Closed Systems - Importance of Testing and Treatment

Closed Systems - Importance of Testing and Treatment

Closed Systems - Importance of Testing and Treatment

Closed Systems – The Importance of Testing and Treatment

Risks of a Poorly Treated Closed System

Any solids within a closed system can lead to blockages and under deposit corrosion, furthermore, low treatment reserves leading to pitting corrosion. Microbiological presence can also cause direct and indirect corrosion, as detailed below:

  • High microbiological levels can be caused by lack of circulation, increasing the risk of stagnation which can cause an increase in sedimentation and formation of biofilms, leading to Microbiologically Influenced Corrosion (MIC)
  • Solids in a system can also increase microbiological levels as they can reduce effectiveness of biocides and provide areas of local stagnation. They also become part of biofilms and provide nutrients to aid bacterial growth
  • Biofilms form quickly on pipe surfaces in untreated systems, where anaerobic & aerobic bacteria can thrive
  • High levels of pseudomonads can lead to issues such as blockages and sludge formation
  • Nitrite Reducing Bacteria (NRBs) can rapidly deplete nitrite inhibitor levels and therefore increase the risk of electrolytic corrosion. They can also produce ammonia which increases the corrosion rate of brass and copper

How To Control Corrosion in a Closed System

  1. Choice of materials
  • Presence of certain bacteria can increase corrosion rates in certain metals
  • Some metals like stainless steel and cooper can be more prone to MIC
  • Some materials are not suitable for use in closed systems e.g. Carbon Steel which is susceptible to rapid corrosion and failure
  • Aluminium systems must be kept at a pH of 7-8.5
  1. Flow rates (circulate daily)
  • Circulate the system for at least 1 hour daily to reduce the risk of stagnation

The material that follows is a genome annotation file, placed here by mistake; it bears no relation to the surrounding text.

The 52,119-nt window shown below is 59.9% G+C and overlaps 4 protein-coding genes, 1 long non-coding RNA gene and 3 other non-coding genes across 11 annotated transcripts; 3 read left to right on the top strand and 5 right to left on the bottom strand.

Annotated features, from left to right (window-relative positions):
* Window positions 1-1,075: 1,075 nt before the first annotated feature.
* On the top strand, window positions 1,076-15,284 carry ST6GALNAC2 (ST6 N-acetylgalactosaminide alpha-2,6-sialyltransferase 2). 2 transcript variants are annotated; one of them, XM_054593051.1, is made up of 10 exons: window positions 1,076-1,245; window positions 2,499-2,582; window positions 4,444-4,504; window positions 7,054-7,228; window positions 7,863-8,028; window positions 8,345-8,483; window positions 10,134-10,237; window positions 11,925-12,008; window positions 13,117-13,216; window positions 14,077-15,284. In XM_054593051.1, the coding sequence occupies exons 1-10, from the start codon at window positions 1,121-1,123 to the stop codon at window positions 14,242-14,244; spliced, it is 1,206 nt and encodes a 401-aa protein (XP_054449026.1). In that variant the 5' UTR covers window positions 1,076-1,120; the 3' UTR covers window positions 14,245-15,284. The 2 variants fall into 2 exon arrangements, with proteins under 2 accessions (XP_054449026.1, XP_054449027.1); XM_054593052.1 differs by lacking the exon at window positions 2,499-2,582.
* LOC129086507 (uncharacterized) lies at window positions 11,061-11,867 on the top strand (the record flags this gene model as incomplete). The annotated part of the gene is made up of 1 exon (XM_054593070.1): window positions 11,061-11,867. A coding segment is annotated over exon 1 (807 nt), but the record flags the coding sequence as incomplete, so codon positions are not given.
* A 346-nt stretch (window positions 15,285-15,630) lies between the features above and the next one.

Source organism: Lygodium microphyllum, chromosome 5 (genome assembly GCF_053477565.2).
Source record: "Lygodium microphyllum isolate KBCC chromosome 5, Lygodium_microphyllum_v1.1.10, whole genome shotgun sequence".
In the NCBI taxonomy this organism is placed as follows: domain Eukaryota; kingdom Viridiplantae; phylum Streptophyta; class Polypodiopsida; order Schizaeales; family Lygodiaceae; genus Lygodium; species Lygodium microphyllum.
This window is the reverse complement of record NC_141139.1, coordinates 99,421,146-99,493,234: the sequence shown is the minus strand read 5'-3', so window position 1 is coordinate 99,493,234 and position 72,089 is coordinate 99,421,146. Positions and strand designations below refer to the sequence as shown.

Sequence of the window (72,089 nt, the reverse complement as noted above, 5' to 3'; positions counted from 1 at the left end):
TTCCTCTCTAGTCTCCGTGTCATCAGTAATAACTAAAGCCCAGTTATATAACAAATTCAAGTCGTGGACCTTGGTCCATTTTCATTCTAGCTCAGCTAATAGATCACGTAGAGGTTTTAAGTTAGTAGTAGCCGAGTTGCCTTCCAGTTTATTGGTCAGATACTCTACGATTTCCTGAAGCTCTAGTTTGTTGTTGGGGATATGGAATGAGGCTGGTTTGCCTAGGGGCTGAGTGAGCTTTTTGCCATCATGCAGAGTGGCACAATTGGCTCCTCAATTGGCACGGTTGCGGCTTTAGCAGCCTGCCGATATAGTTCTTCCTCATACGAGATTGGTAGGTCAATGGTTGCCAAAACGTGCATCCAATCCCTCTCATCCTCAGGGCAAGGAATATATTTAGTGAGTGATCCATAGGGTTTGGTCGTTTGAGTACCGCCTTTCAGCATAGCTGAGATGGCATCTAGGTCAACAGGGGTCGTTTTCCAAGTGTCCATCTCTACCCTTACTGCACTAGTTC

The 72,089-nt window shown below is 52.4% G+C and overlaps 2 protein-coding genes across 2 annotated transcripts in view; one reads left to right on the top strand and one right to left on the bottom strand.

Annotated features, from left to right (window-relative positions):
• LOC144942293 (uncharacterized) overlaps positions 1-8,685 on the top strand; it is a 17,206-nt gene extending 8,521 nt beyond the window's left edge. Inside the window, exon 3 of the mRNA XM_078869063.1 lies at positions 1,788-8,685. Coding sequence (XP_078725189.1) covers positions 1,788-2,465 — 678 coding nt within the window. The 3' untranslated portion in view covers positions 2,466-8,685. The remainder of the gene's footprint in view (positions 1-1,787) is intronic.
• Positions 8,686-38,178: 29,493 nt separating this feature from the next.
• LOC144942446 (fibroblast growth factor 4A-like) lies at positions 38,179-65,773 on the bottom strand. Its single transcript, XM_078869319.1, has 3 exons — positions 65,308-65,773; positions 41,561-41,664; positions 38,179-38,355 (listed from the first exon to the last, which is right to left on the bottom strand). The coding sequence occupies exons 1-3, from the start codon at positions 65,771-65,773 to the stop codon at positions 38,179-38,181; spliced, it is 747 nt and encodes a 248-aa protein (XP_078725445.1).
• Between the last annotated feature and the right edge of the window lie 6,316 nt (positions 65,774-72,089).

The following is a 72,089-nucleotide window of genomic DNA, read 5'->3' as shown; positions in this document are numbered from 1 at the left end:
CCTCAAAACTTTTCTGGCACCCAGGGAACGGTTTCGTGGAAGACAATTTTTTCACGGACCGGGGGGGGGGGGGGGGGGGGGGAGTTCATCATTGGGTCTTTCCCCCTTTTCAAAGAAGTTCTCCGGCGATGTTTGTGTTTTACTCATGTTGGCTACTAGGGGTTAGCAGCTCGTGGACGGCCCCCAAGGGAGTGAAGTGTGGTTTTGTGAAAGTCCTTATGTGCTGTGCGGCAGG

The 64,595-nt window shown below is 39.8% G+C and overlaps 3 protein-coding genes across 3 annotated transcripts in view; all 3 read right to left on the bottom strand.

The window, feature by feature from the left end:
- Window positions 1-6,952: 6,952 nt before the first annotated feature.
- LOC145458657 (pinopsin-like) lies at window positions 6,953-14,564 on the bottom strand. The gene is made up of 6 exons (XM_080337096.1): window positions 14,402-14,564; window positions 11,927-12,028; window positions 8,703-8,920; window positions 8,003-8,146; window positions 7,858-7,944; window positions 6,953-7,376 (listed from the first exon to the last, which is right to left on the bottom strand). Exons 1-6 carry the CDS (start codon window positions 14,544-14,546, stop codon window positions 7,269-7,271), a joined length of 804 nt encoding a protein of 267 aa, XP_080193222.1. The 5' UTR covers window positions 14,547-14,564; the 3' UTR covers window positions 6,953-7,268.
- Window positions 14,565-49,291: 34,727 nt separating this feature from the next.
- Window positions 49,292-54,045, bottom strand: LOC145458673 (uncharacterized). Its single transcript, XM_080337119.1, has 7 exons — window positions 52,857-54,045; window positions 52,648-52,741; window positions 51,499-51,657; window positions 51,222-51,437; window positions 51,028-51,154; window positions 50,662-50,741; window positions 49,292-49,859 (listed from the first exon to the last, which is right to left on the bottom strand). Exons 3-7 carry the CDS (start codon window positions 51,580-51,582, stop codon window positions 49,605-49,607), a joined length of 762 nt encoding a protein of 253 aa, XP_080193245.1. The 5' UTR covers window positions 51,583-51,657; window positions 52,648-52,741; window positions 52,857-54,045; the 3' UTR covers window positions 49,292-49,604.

• Correct velocity of water to minimise risk of under-deposit corrosion & MIC
  1. Minimise dissolved Oxygen
  • Ensuring there are no leaks in the system
  • Design and commissioning should be at a good standard
  • Use of physical devices e.g. vacuum deaerators
  • Use of inhibitors to passivate metal surface
  1. Fill, flush & clean before use
  2. Chemical & physical treatment
  • Addition of biocide and inhibitor, making sure to use an appropriate chemical for the system e.g. ensuring buffer is used in aluminium systems to maintain a pH between 7 and 8.5
  1. Monitoring & maintenance
  • Take regular samples from the system to monitor levels of chemical, microbiological activity and metal levels
  • Disinfection and leadleg removal to minimise biofilm formation
  • Installation of a sidestream filtration unit to minimise the level of solids in the system

Checking for bacterial growth and monitoring the chemistry of the water on regular basis is essential to ensure the system operates effectively and is kept under control.

Control levels

Below is more information surrounding parameters and control limits.

Parameter

Control Limits

Suspended Solids

<30mg/l

Settled Solids

<60mg/l in pipework extremes

<90mg/l in terminal units not previously sampled

Dissolved Iron

<3mg/l

Total Iron

<15mg/l

Total Copper

<1mg/l

pH (aluminium system)

7-8.5

TVC at 22°C

<100,000 cfu and no increasing trend

Pseudomonads at 30°C

<10,000 cfu/100ml and no increasing trend

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